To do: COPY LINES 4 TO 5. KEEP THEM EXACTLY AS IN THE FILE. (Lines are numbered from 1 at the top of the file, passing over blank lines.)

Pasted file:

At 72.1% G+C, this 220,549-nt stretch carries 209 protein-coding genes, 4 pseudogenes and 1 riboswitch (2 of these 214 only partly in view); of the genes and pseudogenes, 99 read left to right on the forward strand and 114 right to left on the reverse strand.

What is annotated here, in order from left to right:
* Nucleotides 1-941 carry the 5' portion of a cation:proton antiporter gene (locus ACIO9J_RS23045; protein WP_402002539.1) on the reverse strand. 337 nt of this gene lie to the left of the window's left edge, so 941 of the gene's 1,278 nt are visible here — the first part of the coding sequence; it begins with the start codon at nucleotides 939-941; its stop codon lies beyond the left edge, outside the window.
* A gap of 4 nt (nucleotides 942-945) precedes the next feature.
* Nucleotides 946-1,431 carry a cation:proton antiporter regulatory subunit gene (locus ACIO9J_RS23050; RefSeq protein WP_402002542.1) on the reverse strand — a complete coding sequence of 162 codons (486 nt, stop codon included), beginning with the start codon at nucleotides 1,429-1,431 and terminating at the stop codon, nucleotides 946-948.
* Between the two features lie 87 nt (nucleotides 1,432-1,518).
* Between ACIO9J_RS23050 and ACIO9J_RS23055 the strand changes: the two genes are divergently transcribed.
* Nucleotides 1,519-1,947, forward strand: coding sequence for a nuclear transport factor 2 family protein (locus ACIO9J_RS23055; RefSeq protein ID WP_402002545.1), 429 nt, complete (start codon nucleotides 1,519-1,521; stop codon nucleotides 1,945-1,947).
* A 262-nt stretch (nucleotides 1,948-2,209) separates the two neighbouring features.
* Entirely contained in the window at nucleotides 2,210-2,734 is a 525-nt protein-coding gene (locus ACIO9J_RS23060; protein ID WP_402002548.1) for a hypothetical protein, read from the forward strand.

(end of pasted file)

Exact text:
* A gap of 4 nt (nucleotides 942-945) precedes the next feature.
* Nucleotides 946-1,431 carry a cation:proton antiporter regulatory subunit gene (locus ACIO9J_RS23050; RefSeq protein WP_402002542.1) on the reverse strand — a complete coding sequence of 162 codons (486 nt, stop codon included), beginning with the start codon at nucleotides 1,429-1,431 and terminating at the stop codon, nucleotides 946-948.